The convention doesn't make a distinction, so you would use ALL_CAPS for both cases. My point is that how you name the 'JVM-time constant' is irrelevant, because you shouldn't use such 'constants' in the first place. If I made a new language with new naming conventions, I'd only allow the declaration of global data if their value can completely be determined at compile time, and if their value doesn't change afterwards. This would include setting their value from resource files, which need to be present at compile time. Even then, what makes them so important that we need to capitalize their identifiers? I think a much more important distinction to make is between fields and local variables. I probably wouldn't use all caps for either of them though, because that would get tiring very quickly. If we can cope without a visual distinction between fields and and local variables, then why do we need a distinction between constants and variables?
 
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For Java, a convention that makes a lot more sense to me is to write all static variables in all caps. I think that would clearly convey "here be dragons".
 
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Stephan van Hulst wrote:For Java, a convention that makes a lot more sense to me is to write all static variables in all caps. I think that would clearly convey "here be dragons".


And those who use them must assume the risk of getting burned.  
 
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Good points, Junilu and Stephan. Most helpful.

My wife came up with an option I rather like: For the JVM time constants, don't grant direct access; provide a getter instead, but no setter. This finesses the question of what convention to use for the variable, since it is not available to client code by name, while making its value available via a read-only mechanism. This also allows for the possibility that what is a JVM time constant today may become a JVM time variable tomorrow. In some games, players can come and go, literally by connecting and disconnecting their controllers. While it's a level of complication I'd prefer to deal with later, it would be nice to allow for that possibility. A getter allows for access to a value that is final now, but may not always be.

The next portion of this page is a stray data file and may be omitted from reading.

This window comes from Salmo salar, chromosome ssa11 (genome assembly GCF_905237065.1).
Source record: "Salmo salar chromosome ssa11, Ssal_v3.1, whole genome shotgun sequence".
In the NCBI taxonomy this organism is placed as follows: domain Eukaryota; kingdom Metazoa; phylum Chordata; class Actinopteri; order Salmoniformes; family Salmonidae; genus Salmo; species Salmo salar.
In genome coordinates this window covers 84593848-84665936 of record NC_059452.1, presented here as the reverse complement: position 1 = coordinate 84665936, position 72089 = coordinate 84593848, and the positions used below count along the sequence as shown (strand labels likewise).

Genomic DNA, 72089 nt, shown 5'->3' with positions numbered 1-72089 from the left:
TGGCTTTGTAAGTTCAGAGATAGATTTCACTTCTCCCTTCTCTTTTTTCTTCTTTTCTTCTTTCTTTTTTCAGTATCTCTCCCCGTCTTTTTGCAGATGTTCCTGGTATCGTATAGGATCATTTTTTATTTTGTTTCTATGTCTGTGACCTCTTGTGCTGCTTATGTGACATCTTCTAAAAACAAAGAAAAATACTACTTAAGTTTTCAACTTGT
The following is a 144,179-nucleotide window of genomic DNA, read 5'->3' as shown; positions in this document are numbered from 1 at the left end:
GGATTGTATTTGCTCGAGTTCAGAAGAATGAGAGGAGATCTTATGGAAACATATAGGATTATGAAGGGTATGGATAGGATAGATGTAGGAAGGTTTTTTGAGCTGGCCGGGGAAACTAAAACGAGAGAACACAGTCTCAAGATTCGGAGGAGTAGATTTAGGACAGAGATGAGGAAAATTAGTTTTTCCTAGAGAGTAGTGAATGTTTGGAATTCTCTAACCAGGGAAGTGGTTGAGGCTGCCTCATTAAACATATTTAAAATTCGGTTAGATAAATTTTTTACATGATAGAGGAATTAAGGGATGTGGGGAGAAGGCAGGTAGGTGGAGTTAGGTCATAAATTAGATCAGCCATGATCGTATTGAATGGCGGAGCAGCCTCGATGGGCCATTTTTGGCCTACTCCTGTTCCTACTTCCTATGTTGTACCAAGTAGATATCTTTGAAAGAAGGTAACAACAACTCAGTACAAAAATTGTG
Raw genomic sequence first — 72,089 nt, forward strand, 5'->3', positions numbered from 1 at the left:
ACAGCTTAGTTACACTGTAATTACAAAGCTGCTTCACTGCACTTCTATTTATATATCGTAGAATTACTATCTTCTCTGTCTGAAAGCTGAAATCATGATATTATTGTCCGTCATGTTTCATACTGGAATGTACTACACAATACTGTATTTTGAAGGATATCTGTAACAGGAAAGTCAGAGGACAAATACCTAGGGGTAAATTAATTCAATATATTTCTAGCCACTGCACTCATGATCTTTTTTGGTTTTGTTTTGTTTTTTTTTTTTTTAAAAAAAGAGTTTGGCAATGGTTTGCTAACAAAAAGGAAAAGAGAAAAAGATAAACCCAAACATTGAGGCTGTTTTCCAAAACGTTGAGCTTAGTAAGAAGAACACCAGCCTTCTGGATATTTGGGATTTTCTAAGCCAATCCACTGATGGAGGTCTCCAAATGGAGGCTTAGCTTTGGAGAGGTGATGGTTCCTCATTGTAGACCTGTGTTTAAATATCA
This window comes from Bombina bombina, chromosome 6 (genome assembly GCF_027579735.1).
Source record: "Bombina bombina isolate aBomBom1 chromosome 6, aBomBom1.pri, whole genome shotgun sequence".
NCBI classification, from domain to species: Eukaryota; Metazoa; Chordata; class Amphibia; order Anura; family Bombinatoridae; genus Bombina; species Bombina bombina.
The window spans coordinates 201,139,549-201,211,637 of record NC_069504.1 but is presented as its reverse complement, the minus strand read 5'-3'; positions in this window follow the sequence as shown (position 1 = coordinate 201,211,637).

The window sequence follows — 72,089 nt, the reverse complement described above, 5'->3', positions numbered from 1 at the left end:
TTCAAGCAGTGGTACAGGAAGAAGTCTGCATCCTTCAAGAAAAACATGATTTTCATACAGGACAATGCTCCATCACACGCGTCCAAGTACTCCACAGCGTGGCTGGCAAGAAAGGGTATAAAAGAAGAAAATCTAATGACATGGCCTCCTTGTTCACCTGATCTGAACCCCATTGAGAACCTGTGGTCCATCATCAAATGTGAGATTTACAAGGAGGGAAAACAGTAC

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Stephan van Hulst wrote:

Stevens Miller wrote:

Winston wrote:To my mind a constant is something that is set at creation time and cannot be changed - ie, it either doesn't exist, or it has a fixed value - which further suggests to me that, whatever it is, it's immutable.


Sure. That's what "final" means, right?


Not to me, and I imagine not to Winston either. The final keyword can be used to make a variable's value constant. For a reference type, that means you can not make the variable point to a different object, but it doesn't mean that you can't change the object itself, something we're usually much more interested in.


Doh! I got so concerned with integer constants that I forgot all about this. Thanks.